Sunday, June 12, 2005


Strawplaiting was, at one time, a useful source of income for the rural poor of Essex. It was introduced into the county by George, the first Marquis of Buckingham at Gosfield, near Halstead as a way of relieving the plight of the villagers. The straw was used in the making of hats and bonnets. Straw Hats are still to be found, but they aere no longer made in Britain. It was a very skilled craft and local women found that it took some time to get it right, but the First Marquis determinedly wore the first creations to church and prominently displayed his hat on the end of his pew so that the whole congregation behind him should be able to take on the new fashion.

Straw-Plaiting near St Albans
from the Illustrated London News 1853

Essex corn provided a superabundance of the raw material, which was clipped into lengths, bunched loosely together ,damped well and then bleached to a clear golden hue by fuming it in sulphur. It was then split using a small instrument called an 'engine' or splitting “machine” , which had a spiked bone head surrounded by cutters and securely attached to a wooden handle. The spike went into the hollow stem and, when drawn downwards, divided the straw into even strips. A knife had been traditionally used to prepare the straws but the 'engine' made the task easier. Some cutters offered a choice of splint sizes. The plaiter would hold a bundle of damp, prepared straws under her left armpit and as she worked she would bend her head and pull out the new splints, moistening and working them round with her tongue to keep them pliable. This would often cause scarring at the right-hand corner of her mouth, as a result of removing the splints. Theresulting split straws were plaited into lengths wheich were then flattened out and wound round an eighteen-inch measuring-board and taken to the village depot to be collected by the hat manufacturers of Luton and Dunstable

The Marquis was successful. By 1806, the parish of Gosfield, with a population of 453, had earned the huge sum of £1,700 in a single year. The work could be done at home, and the women could do the plaiting and run their homes as well. The children were taught from an early age to help with the process. The straw-plaiting spread from Gosfield to the surrounding area until the whole of North Essex was engaged in the work. In 1850, the local paper reported "In the surrounding district an enormous amount of straw plaiting is carried on there is scarcely a cottage in the district where it is not exercised. Until this last 3 months trade has been slack but there is now a growing demand for it, many merchants from Luton I am informed are in the habit of coming to Castle Hedingham to purchase the straw plait. The best kind of makers get 3s 6d a score and a good hand can make a score and a half a week, for inferior kind of work pay varies from 3d to 10d and 1s a score. The earnings of children and girls may be taken as 3d to 6d a day, these are employed on coarser work, the straw is usually purchased from a local farmer at 6d a bundle which being in quantity as much as a person can carry. The rate of pay for a farm labourer in this district is wretchedly low 6s to 7s a week and were it not for straw plaiting they would be in the worst possible position than now. When plaiting is depressed a considerable amount of work is done for the cheap tailors of Colchester and London who send the different articles to Castle Hedingham and other places in the district to have them made up".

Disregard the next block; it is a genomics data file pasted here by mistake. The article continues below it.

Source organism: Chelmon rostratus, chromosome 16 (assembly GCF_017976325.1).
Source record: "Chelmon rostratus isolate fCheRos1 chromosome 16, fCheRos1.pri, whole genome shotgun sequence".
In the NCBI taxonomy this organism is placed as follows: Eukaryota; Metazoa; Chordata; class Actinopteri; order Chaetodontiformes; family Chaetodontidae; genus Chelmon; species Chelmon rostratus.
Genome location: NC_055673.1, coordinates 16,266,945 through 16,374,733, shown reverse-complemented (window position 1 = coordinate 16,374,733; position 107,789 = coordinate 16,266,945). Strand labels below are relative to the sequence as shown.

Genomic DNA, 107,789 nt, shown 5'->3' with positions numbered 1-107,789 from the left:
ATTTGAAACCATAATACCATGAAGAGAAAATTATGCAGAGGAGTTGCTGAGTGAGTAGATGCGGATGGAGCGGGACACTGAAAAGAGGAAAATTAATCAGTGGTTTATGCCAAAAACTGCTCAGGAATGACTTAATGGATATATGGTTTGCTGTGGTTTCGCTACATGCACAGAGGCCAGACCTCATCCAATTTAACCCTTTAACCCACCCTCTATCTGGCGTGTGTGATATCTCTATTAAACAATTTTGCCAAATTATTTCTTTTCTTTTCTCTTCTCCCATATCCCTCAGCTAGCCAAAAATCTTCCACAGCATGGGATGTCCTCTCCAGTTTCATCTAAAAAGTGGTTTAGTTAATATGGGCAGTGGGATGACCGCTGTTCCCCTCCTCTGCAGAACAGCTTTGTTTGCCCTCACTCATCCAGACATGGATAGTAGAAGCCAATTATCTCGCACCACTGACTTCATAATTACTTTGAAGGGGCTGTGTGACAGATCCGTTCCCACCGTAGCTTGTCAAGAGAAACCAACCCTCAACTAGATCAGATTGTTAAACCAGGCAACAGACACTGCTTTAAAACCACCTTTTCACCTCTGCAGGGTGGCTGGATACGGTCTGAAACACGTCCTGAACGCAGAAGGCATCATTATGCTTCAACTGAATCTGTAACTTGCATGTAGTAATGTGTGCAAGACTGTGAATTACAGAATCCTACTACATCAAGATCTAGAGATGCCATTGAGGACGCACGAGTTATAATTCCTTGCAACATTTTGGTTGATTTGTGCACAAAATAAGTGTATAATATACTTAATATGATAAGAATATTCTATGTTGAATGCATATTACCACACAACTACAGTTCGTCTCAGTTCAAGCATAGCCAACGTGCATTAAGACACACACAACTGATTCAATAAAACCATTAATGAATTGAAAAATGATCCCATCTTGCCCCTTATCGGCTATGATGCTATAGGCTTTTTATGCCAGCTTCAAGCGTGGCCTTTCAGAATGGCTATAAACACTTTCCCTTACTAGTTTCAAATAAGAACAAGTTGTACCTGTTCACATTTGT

Arthur Young in his General View of the Agriculture of Hertfordshire (1804) wrote‘The farmers complain of it as doing mischief for it makes the poor saucy and no servants can be procured or any field work done where this manufacture establishes itself.’ But he added that 'good earnings are a most happy circumstance, which I wish to see universal’, again emphasising that ‘straw plaiting is of very great use to the poor and has had considerable effect in keeping down rates, which must be far more burthensome without it.’
By 1871, there were nearly four thousand people engaged in the work

Several things happened that caused the decline of the craft. Cheap imports, mechanisation, changes in fashion, and the discouragement of the use of child labour (children tended to be excellent at plaiting). The collapse of the Straw-plaiting industry was sudden and caused much suffering to the northern parishes of Essex which had little else to offer in the way of employment. By 1900, there was not a single straw-plaiter left.

Monday, June 06, 2005

Rights of Way and Lost Ways

The County Records Offices, or County Archives, are threatened with the loss of important documents, possibly for ever. Documents do not always 'belong' to the county archive. Often they have been lent by their owners. This is true of most parish records, but we also rely on the goodwill of landowners and property owners for many valuable documents, such as Tithe award maps and schedules, 1910 Finance Act maps and valuation books, Estate plans, deeds, sales and auction particulars, and estate or farm book-keeping records

The Govermnent, in Countyside and Rights of Way act 2000, has undertaken to revise the 1949 definitive footpath map, using these and other records. Generous landowners who have lodged their historic documents with the county records office may, in consequence, find extra footpaths through their land, and the suggestion is being made in some places that they should withdraw them as a precaution. Currently, a pilot project, called 'Discovering Lost Ways' is trawling through the County Records Offices in Cheshire and Wiltshire for footpaths that may have slipped through being included onto the definitive map.